FIG. 9 illustrates an exemplary embodiment of the heat shield 100 having a dovetail attachment arrangement. For illustrative purposes, only the corrugated layer 101 and the base layer 102 of the heat shield 100 are illustrated. As described herein, although any type of positive detainment devices can be implemented, dovetails 113 can cover the inner side wall and/or outer side wall of the airfoil 34. The airfoil 34 dovetails 113 can match up with mating heat shield dovetails 117 on the heat shield 100. In exemplary embodiments, the heat shield dovetails 117 can be disposed on the base layer 102 adjacent corrugations on the corrugated layer 101. In other exemplary embodiments, the heat shield dovetails 117 can be disposed on the corrugated layer 101.

Technical effects include the rapid in-field repair of the airfoils implementing the heat shields described herein. Such in-field repair can occur at combustion intervals. One example in which the exemplar heat shield can be implemented is on stage one of a gas turbine, often referred to as S1N. The first stages of gas turbines converge and accelerate the flow after the combustor and hot gas flow, and as a result the flows are tapered; wider at the inlet than at the exit. As illustrated above, the heat shield can cover the S1N on the leading edge as well as a majority of the pressure side of the airfoil and reaches to a high camber point on the suction side of the airfoil. The heat shields described herein in conjunction with the S1N allows the S1N system to be a modular/replicable system rather than a single part design as in conventional systems. Maintenance costs are thus reduced and the service life of the nozzle could increase; when the heat shield begins to wear, the heat shield can be removed and replaced.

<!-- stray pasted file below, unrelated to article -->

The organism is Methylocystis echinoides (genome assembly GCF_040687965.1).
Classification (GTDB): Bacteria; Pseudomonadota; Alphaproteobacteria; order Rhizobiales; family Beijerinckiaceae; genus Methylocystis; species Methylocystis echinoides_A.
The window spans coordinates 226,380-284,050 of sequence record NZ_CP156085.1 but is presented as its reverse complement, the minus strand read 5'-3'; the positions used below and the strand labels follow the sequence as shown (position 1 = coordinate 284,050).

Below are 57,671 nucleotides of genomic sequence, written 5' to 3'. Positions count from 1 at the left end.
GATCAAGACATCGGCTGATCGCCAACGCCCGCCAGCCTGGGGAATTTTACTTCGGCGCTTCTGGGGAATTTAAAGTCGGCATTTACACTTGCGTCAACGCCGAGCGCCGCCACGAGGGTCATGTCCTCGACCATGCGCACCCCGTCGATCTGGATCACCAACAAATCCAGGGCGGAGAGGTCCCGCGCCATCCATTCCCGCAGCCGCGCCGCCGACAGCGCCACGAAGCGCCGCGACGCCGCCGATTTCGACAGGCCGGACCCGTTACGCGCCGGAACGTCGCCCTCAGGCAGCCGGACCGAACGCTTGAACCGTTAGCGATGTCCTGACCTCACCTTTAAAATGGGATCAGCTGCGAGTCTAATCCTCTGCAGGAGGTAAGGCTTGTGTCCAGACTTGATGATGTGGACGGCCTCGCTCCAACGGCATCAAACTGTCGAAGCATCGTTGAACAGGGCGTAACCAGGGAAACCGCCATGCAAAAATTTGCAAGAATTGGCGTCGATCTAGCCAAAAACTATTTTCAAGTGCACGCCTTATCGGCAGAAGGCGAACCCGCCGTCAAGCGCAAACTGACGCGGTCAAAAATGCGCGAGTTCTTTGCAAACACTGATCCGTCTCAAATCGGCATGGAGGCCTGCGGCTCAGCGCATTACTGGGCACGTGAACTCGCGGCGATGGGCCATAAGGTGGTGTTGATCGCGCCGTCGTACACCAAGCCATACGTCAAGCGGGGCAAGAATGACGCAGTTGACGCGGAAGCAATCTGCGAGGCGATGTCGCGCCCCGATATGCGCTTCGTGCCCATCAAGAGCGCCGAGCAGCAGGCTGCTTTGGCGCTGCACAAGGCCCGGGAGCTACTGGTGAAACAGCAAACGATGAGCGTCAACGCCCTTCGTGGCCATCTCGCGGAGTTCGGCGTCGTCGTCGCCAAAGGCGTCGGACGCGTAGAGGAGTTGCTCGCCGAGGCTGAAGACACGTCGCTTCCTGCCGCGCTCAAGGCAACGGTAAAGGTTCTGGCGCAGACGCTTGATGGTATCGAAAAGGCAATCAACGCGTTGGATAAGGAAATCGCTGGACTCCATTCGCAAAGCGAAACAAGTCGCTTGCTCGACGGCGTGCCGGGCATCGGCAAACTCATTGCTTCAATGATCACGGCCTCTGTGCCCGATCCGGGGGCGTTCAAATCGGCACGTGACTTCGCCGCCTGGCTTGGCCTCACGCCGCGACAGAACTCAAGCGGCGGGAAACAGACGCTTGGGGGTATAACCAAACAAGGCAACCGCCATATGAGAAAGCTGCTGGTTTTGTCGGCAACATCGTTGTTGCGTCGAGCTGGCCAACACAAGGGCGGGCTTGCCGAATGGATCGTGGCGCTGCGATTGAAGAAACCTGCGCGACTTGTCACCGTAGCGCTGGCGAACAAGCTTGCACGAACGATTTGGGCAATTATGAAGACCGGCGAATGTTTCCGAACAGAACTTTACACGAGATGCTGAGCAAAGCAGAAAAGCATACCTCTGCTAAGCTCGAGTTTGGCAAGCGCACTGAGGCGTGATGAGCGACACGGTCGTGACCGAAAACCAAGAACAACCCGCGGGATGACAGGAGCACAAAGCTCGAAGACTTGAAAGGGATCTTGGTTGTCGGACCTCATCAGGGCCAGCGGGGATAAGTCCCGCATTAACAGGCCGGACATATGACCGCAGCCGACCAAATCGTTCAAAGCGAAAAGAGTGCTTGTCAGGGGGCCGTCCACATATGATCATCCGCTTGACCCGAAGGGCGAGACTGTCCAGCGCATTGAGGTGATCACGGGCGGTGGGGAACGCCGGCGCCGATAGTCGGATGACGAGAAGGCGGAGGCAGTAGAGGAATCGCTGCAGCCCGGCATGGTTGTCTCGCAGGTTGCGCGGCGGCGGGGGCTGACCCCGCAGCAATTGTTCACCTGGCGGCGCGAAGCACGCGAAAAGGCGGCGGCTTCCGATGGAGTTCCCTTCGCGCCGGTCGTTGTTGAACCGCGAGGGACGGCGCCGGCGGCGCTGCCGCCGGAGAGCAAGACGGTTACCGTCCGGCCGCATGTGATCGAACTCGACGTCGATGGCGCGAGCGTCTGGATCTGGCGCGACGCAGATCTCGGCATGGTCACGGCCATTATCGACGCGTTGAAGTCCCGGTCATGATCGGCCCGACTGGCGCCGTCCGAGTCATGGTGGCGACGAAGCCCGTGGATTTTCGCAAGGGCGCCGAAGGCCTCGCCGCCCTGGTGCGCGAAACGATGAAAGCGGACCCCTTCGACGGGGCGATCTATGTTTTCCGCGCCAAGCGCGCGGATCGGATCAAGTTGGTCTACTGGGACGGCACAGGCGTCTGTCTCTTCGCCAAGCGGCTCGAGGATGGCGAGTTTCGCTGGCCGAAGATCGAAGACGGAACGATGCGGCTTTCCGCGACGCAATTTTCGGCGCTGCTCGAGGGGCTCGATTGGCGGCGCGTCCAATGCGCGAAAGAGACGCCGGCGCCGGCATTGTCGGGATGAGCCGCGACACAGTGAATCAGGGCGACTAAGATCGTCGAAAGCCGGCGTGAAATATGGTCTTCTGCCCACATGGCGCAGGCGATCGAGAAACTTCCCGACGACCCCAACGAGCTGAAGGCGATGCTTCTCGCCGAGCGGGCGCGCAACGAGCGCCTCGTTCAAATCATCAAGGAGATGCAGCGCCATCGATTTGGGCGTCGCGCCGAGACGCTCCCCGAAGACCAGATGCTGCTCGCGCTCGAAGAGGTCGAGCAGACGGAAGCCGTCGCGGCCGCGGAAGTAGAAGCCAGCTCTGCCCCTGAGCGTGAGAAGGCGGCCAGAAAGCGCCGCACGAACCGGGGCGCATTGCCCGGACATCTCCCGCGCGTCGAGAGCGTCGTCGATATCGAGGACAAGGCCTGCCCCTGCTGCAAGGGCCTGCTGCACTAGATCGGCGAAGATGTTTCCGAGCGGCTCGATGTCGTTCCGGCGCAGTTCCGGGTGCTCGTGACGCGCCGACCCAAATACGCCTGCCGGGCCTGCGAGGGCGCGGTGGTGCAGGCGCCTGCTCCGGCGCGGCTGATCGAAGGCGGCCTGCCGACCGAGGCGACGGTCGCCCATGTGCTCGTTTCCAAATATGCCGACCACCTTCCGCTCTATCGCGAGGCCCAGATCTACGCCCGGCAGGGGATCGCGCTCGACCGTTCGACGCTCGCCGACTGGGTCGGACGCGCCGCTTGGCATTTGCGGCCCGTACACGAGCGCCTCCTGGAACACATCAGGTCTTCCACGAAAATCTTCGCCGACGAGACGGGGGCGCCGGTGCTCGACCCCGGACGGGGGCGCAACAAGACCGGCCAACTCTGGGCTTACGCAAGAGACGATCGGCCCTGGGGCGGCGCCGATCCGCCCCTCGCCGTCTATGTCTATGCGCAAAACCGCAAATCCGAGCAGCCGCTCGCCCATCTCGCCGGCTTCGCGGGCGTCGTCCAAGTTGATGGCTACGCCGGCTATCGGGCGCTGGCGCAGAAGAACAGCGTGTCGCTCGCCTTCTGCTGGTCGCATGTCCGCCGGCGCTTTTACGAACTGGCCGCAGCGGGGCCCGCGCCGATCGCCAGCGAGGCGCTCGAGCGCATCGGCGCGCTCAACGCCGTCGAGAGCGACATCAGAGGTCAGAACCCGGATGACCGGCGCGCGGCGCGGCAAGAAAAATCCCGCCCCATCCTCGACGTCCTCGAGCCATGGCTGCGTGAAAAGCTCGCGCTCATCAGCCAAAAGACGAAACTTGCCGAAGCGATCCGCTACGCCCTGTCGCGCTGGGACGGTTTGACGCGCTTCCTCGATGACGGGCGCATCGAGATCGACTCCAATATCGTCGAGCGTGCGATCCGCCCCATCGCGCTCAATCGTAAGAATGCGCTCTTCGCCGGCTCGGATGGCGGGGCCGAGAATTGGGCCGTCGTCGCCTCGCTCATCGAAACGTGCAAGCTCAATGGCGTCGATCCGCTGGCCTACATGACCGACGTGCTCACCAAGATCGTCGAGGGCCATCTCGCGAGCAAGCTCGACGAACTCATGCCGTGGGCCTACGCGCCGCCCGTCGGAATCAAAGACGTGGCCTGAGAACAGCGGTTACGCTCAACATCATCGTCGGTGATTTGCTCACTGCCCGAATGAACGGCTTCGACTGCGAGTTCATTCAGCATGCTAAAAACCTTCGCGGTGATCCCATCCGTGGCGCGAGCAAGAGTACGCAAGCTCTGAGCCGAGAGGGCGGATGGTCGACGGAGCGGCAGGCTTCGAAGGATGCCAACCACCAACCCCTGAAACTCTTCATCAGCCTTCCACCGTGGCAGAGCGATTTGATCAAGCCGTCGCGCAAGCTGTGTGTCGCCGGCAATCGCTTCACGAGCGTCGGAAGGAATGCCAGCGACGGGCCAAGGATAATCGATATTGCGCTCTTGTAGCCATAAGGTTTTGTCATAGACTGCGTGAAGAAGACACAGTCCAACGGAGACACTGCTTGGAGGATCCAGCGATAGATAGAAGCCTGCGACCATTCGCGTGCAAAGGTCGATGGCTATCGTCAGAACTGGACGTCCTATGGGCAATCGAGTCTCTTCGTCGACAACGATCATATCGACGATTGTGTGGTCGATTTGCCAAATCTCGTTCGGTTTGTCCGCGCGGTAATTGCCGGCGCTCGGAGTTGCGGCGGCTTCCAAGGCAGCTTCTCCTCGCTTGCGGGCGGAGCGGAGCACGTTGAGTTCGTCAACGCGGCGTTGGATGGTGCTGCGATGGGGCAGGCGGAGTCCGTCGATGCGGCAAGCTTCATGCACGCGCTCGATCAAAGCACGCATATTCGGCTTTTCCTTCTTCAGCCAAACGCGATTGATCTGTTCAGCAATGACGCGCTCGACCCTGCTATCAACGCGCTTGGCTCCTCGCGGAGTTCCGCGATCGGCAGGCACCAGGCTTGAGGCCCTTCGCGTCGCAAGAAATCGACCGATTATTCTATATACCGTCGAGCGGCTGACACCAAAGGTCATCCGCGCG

In addition, the multi-layer configuration of the heat shield breaks a link between the high temperature section of the nozzle and the structural/load-bearing portion of the nozzle. As described above, the outer wall of the nozzle includes a high heat resistance material, which is then affixed to the corrugated layer that provides airflow and structure to the heat shield. By breaking the link between the high temperature section of the nozzle and the structural/load-bearing portion of the nozzle, the sizeable stress due to thermal gradients is reduced. The multi-layer design of the heat shield traps the cooling air flow between the base layer and the airfoil, and the heat-transfer high temperature layer. This method of cooling is much more efficient than film cooling because the coolant air is trapped between the two layers, rather than being mixed with the hot gas path air reducing the cooling efficiency as film cooling air does as it travels downstream from the hole exit. The reduction in cooling air for the S1N can be used to reduce the combustion temperature for the same output power, thereby reducing NO.sub.x creation, and increasing gas turbine efficiency. The multi-layer design of the heat shield also allows for strain free-operation in the airfoil and significantly lowers bulk metal temperatures on the nozzle structural components by allowing for moderate growth from the heat transfer shield to the base metal and by trapping the coolant air between the heat shield and base metal. As such, less cooling air is needed for the nozzle, thereby helping the efficiency of the engine and reducing NO.sub.x production

While the invention has been described in detail in connection with only a limited number of embodiments, it should be readily understood that the invention is not limited to such disclosed embodiments. Rather, the invention can be modified to incorporate any number of variations, alterations, substitutions or equivalent arrangements not heretofore described, but which are commensurate with the spirit and scope of the invention. Additionally, while various embodiments of the invention have been described, it is to be understood that aspects of the invention may include only some of the described embodiments. Accordingly, the invention is not to be seen as limited by the foregoing description, but is only limited by the scope of the appended claims.